Former Universiti Malaya vice-chancellor Rafiah Salim has alleged gender bias by the government towards local academicians amid the controversy of her not being re-appointed to the post.
The first woman to head a public university in the country, Rafiah’s contract was not renewed recently and she was informed on the decision merely 48 hours before the expiry of her term.
She was appointed in May 2006.
“Just because we are women and we don’t have that thing between the legs so we are not good,” she told Malaysiakini in an one-hour interview today held at her new office at UM.
Former vice-chancellors of UM, the country’s oldest public university, are often granted an office premise to conduct research and development.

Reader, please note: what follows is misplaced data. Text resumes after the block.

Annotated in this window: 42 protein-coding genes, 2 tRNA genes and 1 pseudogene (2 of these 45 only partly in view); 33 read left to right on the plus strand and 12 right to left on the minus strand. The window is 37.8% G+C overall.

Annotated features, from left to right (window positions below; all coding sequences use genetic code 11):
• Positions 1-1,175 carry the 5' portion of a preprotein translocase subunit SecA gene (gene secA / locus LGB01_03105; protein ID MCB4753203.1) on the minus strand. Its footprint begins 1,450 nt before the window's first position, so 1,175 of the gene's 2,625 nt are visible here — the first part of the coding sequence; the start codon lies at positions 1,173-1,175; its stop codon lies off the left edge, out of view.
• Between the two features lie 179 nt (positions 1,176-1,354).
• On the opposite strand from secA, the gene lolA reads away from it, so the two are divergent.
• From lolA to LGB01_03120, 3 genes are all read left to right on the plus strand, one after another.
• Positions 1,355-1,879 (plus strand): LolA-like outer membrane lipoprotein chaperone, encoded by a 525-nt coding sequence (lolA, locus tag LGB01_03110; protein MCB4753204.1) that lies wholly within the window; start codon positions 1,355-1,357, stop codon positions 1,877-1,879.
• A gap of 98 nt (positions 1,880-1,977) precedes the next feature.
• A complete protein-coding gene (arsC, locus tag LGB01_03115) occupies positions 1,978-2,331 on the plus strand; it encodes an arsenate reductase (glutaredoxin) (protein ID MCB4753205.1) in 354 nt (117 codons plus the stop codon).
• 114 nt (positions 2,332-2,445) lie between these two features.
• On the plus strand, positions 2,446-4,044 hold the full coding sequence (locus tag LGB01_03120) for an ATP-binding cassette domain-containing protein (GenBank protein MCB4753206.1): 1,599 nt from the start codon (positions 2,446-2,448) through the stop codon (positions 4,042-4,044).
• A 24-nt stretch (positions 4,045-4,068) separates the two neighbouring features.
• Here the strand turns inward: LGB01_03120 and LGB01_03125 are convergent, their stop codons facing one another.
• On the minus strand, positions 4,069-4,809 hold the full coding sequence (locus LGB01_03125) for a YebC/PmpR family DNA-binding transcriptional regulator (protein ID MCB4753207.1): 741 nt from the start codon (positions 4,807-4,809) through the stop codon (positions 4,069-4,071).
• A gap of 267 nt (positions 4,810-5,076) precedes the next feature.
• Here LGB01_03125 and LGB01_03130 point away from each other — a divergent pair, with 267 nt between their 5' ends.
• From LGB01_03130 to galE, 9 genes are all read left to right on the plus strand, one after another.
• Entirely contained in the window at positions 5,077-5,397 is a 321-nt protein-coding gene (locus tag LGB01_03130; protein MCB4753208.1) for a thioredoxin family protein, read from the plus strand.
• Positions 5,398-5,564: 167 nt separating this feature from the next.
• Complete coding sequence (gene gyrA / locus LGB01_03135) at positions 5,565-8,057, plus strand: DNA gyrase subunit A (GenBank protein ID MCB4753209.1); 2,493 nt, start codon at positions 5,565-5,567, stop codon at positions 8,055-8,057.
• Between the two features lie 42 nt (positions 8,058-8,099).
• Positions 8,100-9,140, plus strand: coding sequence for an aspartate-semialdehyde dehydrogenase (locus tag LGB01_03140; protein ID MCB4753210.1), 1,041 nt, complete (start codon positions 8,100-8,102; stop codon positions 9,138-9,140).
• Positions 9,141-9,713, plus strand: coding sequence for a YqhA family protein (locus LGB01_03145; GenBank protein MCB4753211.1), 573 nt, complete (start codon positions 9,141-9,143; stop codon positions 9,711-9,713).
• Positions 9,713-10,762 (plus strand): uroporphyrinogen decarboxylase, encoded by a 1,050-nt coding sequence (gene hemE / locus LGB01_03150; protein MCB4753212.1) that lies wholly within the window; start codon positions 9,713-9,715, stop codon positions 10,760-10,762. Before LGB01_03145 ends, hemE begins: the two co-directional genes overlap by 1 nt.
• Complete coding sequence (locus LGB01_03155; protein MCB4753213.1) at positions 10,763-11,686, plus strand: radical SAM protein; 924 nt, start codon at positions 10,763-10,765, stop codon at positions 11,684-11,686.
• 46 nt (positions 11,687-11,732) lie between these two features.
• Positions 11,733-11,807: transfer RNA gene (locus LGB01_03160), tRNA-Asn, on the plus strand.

“It’s so sad because there is this a ministry in charge of higher education and you expect them to be more liberal and advanced in their thinking,” the 61-year-old former law lecturer and former Bank Negara assistant governor argued.
‘I couldn’t be bothered anymore’
Despite her anger, Rafiah denied she was bitter over the episode other that what Idris has said in Parliament. She said she was of the view that it was the ministry’s prerogative to appoint their candidate.
“They have a right to appoint a monkey if they want,” she told Malaysiakini